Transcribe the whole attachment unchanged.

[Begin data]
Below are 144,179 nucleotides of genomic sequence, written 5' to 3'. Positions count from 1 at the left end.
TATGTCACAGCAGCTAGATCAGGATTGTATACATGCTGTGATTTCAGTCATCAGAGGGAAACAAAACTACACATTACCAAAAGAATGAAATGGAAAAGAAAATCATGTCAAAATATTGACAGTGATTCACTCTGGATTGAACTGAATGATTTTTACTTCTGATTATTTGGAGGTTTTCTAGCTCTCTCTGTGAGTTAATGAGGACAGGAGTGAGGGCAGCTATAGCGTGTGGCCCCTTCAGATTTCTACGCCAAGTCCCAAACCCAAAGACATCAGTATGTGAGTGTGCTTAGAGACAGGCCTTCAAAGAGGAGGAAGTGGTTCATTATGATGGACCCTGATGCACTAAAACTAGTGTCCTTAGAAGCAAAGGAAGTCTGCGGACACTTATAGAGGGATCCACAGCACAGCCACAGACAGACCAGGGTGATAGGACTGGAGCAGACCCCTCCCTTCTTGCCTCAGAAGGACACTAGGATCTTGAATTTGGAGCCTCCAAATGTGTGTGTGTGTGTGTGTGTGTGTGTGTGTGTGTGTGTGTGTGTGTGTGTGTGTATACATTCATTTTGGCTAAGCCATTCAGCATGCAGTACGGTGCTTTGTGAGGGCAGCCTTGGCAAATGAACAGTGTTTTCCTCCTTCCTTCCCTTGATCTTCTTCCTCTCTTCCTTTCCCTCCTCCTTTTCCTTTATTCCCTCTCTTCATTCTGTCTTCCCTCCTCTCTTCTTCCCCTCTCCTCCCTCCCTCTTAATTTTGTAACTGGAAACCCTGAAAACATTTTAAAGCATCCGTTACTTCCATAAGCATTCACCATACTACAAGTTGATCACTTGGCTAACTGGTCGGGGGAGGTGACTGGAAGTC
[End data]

Below are 144,179 nucleotides of genomic sequence, written 5' to 3'. Positions count from 1 at the left end.
TATGTCACAGCAGCTAGATCAGGATTGTATACATGCTGTGATTTCAGTCATCAGAGGGAAACAAAACTACACATTACCAAAAGAATGAAATGGAAAAGAAAATCATGTCAAAATATTGACAGTGATTCACTCTGGATTGAACTGAATGATTTTTACTTCTGATTATTTGGAGGTTTTCTAGCTCTCTCTGTGAGTTAATGAGGACAGGAGTGAGGGCAGCTATAGCGTGTGGCCCCTTCAGATTTCTACGCCAAGTCCCAAACCCAAAGACATCAGTATGTGAGTGTGCTTAGAGACAGGCCTTCAAAGAGGAGGAAGTGGTTCATTATGATGGACCCTGATGCACTAAAACTAGTGTCCTTAGAAGCAAAGGAAGTCTGCGGACACTTATAGAGGGATCCACAGCACAGCCACAGACAGACCAGGGTGATAGGACTGGAGCAGACCCCTCCCTTCTTGCCTCAGAAGGACACTAGGATCTTGAATTTGGAGCCTCCAAATGTGTGTGTGTGTGTGTGTGTGTGTGTGTGTGTGTGTGTGTGTGTGTGTGTGTGTATACATTCATTTTGGCTAAGCCATTCAGCATGCAGTACGGTGCTTTGTGAGGGCAGCCTTGGCAAATGAACAGTGTTTTCCTCCTTCCTTCCCTTGATCTTCTTCCTCTCTTCCTTTCCCTCCTCCTTTTCCTTTATTCCCTCTCTTCATTCTGTCTTCCCTCCTCTCTTCTTCCCCTCTCCTCCCTCCCTCTTAATTTTGTAACTGGAAACCCTGAAAACATTTTAAAGCATCCGTTACTTCCATAAGCATTCACCATACTACAAGTTGATCACTTGGCTAACTGGTCGGGGGAGGTGACTGGAAGTC